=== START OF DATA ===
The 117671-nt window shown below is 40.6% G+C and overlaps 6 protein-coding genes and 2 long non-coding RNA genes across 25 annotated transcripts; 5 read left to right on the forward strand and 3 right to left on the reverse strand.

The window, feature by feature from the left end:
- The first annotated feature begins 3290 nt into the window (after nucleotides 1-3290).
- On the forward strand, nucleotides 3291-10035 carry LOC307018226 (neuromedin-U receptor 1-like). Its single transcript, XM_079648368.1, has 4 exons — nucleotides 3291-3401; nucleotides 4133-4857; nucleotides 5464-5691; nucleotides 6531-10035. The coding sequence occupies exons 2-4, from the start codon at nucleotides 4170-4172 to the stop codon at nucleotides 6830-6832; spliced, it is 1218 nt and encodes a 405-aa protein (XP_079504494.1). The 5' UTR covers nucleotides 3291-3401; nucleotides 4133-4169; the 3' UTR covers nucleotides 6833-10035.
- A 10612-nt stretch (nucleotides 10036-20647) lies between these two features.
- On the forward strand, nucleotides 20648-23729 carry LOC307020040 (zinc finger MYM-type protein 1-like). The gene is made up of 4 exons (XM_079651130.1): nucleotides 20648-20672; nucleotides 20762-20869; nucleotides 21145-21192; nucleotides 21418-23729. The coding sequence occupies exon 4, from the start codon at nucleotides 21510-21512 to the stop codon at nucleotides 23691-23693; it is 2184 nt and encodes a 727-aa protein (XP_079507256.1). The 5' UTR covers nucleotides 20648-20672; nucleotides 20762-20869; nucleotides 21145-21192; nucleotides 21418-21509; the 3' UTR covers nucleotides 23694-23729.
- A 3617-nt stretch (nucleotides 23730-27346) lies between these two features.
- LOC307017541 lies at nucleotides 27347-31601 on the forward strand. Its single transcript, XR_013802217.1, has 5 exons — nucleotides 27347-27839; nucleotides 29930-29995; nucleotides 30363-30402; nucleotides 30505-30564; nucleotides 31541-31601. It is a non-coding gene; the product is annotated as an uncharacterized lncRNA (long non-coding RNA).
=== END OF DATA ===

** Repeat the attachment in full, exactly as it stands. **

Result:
The 117671-nt window shown below is 40.6% G+C and overlaps 6 protein-coding genes and 2 long non-coding RNA genes across 25 annotated transcripts; 5 read left to right on the forward strand and 3 right to left on the reverse strand.

The window, feature by feature from the left end:
- The first annotated feature begins 3290 nt into the window (after nucleotides 1-3290).
- On the forward strand, nucleotides 3291-10035 carry LOC307018226 (neuromedin-U receptor 1-like). Its single transcript, XM_079648368.1, has 4 exons — nucleotides 3291-3401; nucleotides 4133-4857; nucleotides 5464-5691; nucleotides 6531-10035. The coding sequence occupies exons 2-4, from the start codon at nucleotides 4170-4172 to the stop codon at nucleotides 6830-6832; spliced, it is 1218 nt and encodes a 405-aa protein (XP_079504494.1). The 5' UTR covers nucleotides 3291-3401; nucleotides 4133-4169; the 3' UTR covers nucleotides 6833-10035.
- A 10612-nt stretch (nucleotides 10036-20647) lies between these two features.
- On the forward strand, nucleotides 20648-23729 carry LOC307020040 (zinc finger MYM-type protein 1-like). The gene is made up of 4 exons (XM_079651130.1): nucleotides 20648-20672; nucleotides 20762-20869; nucleotides 21145-21192; nucleotides 21418-23729. The coding sequence occupies exon 4, from the start codon at nucleotides 21510-21512 to the stop codon at nucleotides 23691-23693; it is 2184 nt and encodes a 727-aa protein (XP_079507256.1). The 5' UTR covers nucleotides 20648-20672; nucleotides 20762-20869; nucleotides 21145-21192; nucleotides 21418-21509; the 3' UTR covers nucleotides 23694-23729.
- A 3617-nt stretch (nucleotides 23730-27346) lies between these two features.
- LOC307017541 lies at nucleotides 27347-31601 on the forward strand. Its single transcript, XR_013802217.1, has 5 exons — nucleotides 27347-27839; nucleotides 29930-29995; nucleotides 30363-30402; nucleotides 30505-30564; nucleotides 31541-31601. It is a non-coding gene; the product is annotated as an uncharacterized lncRNA (long non-coding RNA).